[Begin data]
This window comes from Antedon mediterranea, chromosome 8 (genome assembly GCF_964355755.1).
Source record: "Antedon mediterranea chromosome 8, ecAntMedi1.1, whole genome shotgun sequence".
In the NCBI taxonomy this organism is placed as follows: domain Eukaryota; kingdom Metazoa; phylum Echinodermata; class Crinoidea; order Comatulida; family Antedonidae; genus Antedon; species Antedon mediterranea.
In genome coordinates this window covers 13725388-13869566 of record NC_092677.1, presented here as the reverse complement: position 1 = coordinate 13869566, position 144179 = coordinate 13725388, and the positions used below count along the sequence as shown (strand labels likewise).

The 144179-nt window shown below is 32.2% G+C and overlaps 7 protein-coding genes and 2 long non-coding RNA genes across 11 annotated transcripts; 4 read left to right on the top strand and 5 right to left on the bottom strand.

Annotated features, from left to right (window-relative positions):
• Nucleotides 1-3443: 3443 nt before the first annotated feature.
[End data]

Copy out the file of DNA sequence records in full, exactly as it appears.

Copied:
This window comes from Antedon mediterranea, chromosome 8 (genome assembly GCF_964355755.1).
Source record: "Antedon mediterranea chromosome 8, ecAntMedi1.1, whole genome shotgun sequence".
In the NCBI taxonomy this organism is placed as follows: domain Eukaryota; kingdom Metazoa; phylum Echinodermata; class Crinoidea; order Comatulida; family Antedonidae; genus Antedon; species Antedon mediterranea.
In genome coordinates this window covers 13725388-13869566 of record NC_092677.1, presented here as the reverse complement: position 1 = coordinate 13869566, position 144179 = coordinate 13725388, and the positions used below count along the sequence as shown (strand labels likewise).

The 144179-nt window shown below is 32.2% G+C and overlaps 7 protein-coding genes and 2 long non-coding RNA genes across 11 annotated transcripts; 4 read left to right on the top strand and 5 right to left on the bottom strand.

Annotated features, from left to right (window-relative positions):
• Nucleotides 1-3443: 3443 nt before the first annotated feature.